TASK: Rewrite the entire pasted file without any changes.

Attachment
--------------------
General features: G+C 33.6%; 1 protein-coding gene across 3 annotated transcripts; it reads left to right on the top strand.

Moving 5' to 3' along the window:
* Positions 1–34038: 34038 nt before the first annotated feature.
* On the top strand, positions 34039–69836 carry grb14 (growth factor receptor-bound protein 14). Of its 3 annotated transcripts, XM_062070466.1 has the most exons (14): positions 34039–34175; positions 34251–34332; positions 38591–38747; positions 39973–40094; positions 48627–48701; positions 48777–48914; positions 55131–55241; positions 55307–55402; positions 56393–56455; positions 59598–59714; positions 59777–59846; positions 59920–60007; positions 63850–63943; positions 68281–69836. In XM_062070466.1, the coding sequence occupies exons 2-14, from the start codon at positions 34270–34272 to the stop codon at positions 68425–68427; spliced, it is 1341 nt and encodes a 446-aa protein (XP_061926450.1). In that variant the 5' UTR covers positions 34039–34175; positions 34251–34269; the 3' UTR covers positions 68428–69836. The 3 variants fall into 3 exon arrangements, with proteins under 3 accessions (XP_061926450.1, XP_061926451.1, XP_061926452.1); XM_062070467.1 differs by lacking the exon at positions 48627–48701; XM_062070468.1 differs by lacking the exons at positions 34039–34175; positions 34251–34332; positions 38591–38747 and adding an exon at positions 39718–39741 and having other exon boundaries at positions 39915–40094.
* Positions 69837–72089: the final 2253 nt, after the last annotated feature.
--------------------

General features: G+C 33.6%; 1 protein-coding gene across 3 annotated transcripts; it reads left to right on the top strand.

Moving 5' to 3' along the window:
* Positions 1–34038: 34038 nt before the first annotated feature.
* On the top strand, positions 34039–69836 carry grb14 (growth factor receptor-bound protein 14). Of its 3 annotated transcripts, XM_062070466.1 has the most exons (14): positions 34039–34175; positions 34251–34332; positions 38591–38747; positions 39973–40094; positions 48627–48701; positions 48777–48914; positions 55131–55241; positions 55307–55402; positions 56393–56455; positions 59598–59714; positions 59777–59846; positions 59920–60007; positions 63850–63943; positions 68281–69836. In XM_062070466.1, the coding sequence occupies exons 2-14, from the start codon at positions 34270–34272 to the stop codon at positions 68425–68427; spliced, it is 1341 nt and encodes a 446-aa protein (XP_061926450.1). In that variant the 5' UTR covers positions 34039–34175; positions 34251–34269; the 3' UTR covers positions 68428–69836. The 3 variants fall into 3 exon arrangements, with proteins under 3 accessions (XP_061926450.1, XP_061926451.1, XP_061926452.1); XM_062070467.1 differs by lacking the exon at positions 48627–48701; XM_062070468.1 differs by lacking the exons at positions 34039–34175; positions 34251–34332; positions 38591–38747 and adding an exon at positions 39718–39741 and having other exon boundaries at positions 39915–40094.
* Positions 69837–72089: the final 2253 nt, after the last annotated feature.